Ailbhe Goodbody was invited by Atlas Copco – now increasingly known as Epiroc – on an exclusive visit to Anglo American Platinum’s Twickenham platinum mine in South Africa in September to see the Atlas Copco Mobile Miner 22H, which is undergoing production trials there.
Atlas Copco officially launched its new-generation Mobile Miner product line in July 2017, comprising three different product models – the Mobile Miner 22H, the Mobile Miner 40V and the Mobile Miner 55V.
Atlas Copco’s mining unit is in the midst of changing its name to Epiroc, in preparation for a split from the parent company mid-2018. This article will therefore refer to both Epiroc and Atlas Copco.
A few months later, in November 2017, the company announced that it had received the first order of its Mobile Miner 40V from Hecla Mining. This machine will be heading to Hecla’s Lucky Friday mine in Idaho, US; no delivery date for the order was released, but Mikael Ramström, global strategic projects and alliances at Epiroc, commented that it was hopefully the first in a series of Mobile Miners being ordered by Hecla.
These milestones have occurred after many years of research and development by Epiroc into the product line, using design elements from the original Robbins Mobile Miner.
(The new-generation Mobile Miner product line comprises the Mobile Miner 22H (top), the Mobile Miner 40V (middle) and the Mobile Miner 55V (bottom))
At one point Rio Tinto was involved in the development of the Mobile Miners; the company ordered Epiroc’s first new generation Mobile Miner, the Mobile Miner 55V, in 2009. As part of the design criteria, Rio Tinto asked for a machine capable of cutting a variety of horizontal tunnels, tight curves and cross-cuts, a self-propelled unit capable of handling very high in-situ rock stress, with the highest possible safety standards.
The Kennecott Utah Copper Bingham Canyon mine in Utah, US, was intended to be its trial site in 2013. However, the mine site never commissioned the machine due to a major landslide that took place there in April that year. Ramström says: “The machine was then sold to a Swedish contractor who is now looking at other projects to put the machine to use.”
Anglo American also approached Epiroc about its hard-rock cutting technology in 2012. This resulted in the Rapid Mine Development System (RMDS), which Epiroc developed with Anglo American under the name Mobile Miner 22H. It is based on traditional tunnel-boring machine (TBM) technology and aims to secure rapid access to an orebody and safely develop infrastructural mine tunnels for mechanised mining in hard rock.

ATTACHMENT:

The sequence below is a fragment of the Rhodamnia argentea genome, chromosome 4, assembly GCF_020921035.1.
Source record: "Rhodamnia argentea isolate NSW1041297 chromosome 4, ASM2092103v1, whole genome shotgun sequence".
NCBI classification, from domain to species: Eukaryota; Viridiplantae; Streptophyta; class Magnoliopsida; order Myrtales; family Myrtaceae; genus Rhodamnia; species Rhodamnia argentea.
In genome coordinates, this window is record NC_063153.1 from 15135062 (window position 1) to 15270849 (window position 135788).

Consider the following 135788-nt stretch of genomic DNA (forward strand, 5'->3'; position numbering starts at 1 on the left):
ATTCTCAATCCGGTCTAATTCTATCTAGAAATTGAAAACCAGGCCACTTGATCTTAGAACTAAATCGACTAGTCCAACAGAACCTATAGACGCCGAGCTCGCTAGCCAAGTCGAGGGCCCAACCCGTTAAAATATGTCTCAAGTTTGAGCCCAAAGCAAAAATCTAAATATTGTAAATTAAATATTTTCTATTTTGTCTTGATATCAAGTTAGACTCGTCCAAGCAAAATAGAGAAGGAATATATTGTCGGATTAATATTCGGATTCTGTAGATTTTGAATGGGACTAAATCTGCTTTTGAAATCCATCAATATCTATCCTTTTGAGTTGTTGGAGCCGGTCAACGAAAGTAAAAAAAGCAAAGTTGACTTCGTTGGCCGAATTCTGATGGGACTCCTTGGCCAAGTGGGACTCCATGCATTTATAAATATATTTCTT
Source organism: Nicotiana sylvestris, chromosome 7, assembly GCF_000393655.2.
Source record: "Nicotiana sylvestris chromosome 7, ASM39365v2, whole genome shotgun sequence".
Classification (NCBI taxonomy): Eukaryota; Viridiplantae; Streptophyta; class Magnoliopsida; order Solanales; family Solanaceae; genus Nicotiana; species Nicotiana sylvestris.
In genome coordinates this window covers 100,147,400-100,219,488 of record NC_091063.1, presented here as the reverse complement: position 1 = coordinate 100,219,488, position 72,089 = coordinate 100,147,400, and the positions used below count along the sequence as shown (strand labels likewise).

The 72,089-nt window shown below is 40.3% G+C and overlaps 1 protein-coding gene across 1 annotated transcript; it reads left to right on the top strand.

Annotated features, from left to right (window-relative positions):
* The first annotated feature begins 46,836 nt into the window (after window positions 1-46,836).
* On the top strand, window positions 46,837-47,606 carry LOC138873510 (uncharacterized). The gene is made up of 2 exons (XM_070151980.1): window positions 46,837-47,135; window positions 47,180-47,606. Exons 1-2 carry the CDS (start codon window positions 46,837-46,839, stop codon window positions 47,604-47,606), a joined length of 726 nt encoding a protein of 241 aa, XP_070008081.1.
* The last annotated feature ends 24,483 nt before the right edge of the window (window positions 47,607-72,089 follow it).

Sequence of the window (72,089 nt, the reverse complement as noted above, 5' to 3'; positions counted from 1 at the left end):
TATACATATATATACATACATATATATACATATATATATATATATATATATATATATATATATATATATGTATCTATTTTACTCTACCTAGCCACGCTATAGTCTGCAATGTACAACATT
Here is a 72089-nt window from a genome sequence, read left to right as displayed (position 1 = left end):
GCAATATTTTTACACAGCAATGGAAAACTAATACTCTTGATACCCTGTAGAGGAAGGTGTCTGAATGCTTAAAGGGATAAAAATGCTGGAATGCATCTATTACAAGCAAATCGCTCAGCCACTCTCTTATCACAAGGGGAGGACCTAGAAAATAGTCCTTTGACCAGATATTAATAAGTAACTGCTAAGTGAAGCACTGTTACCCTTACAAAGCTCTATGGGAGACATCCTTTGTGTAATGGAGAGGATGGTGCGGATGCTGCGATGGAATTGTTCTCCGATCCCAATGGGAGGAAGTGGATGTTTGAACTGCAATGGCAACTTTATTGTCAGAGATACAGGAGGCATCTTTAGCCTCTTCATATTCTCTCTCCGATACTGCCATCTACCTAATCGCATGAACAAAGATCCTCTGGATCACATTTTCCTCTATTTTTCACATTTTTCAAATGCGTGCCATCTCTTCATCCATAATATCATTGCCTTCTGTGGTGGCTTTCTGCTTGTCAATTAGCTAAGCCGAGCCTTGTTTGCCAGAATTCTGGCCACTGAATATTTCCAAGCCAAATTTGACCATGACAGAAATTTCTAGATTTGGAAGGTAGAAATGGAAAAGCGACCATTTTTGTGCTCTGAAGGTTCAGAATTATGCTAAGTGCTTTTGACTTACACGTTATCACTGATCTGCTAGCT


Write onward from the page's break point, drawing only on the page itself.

“In developing its hard-rock cutting strategy, Anglo American sought out industry partners that were established leaders in their field,” says Roland Berndt, head of transformative technology – mining at Anglo American. “Atlas Copco has a long and successful history of supplying equipment and solutions to the hard-rock mining sector, and had particular skills and expertise in machine design for this environment.”
Its development is now part of Anglo American’s FutureSmart programme, which it established in 2014. The mining company states that this programme, which currently has 50 different initiatives underway, “applies cutting-edge technological advances and broad innovative thinking to address mining’s major challenges. Through collaborative partnerships, [the company is] connecting people to find safer, more efficient and more sustainable ways to mine the precious metals and minerals that [its] customers need.”
There is potential risk for companies that are among the first to try a new mining technology. However, Berndt says: “Anglo American believes that the mining industry is on the cusp of a technological revolution, not unlike that which is happening in many other industries – and that companies that choose to proactively break new ground, even though this has risks, will be the ones that gain disproportionately from this disruption. As always, there has to be a balance between opportunity, cost and risk, with not all ones eggs in one basket.”
The Mobile Miner 22H arrived at the Anglo Platinum-run Twickenham mine in South Africa in 2016, and is currently undergoing production trials there. Ramström tells MM what makes the Twickenham mine a suitable fit for the use of the Mobile Miner. “The Twickenham orebody is a low reef platinum orebody where Anglo American will need both mine development and ore extraction,” he says. “For this reason the Mobile Miner 22H is ideal for their needs. At the same time, Twickenham is the Anglo American test mine for their FutureSmart technologies. All of this has made Twickenham to be the perfect start of this technology with Anglo American.”
The Mobile Miner 22H is designed to quickly, cost-efficiently and safely develop low-profile tunnels in hard rock. The machine itself is 24m in length, 2m high and 4.2m wide; it is optimised for the excavation of low-seam veins or producing tunnels with a profile 2.2-3m in height and up to 5.7m in width. It is a 1,000V machine and can connect to whatever power source the customer wants; in Twickenham, it is connected to the mine’s main power.
It offers a customisable, continuous hard-rock mining system using steel disc cutters on a horizontally rotating cutter head, featuring 32 cutters for a total of 16 lines. Epiroc pledges that the machine produces faster advance rates, easier scheduling and safer work environments than traditional methods such as drilling and blasting.
Ramström says: “Both Epiroc and our partners see at least 50% potential increase in overall productivity when compared to drilling and blasting in applications where the Mobile Miner will cut rock/ore. We expect to demonstrate this together with our partners in the near future.”
A close up of the Mobile Miner 22H cutter head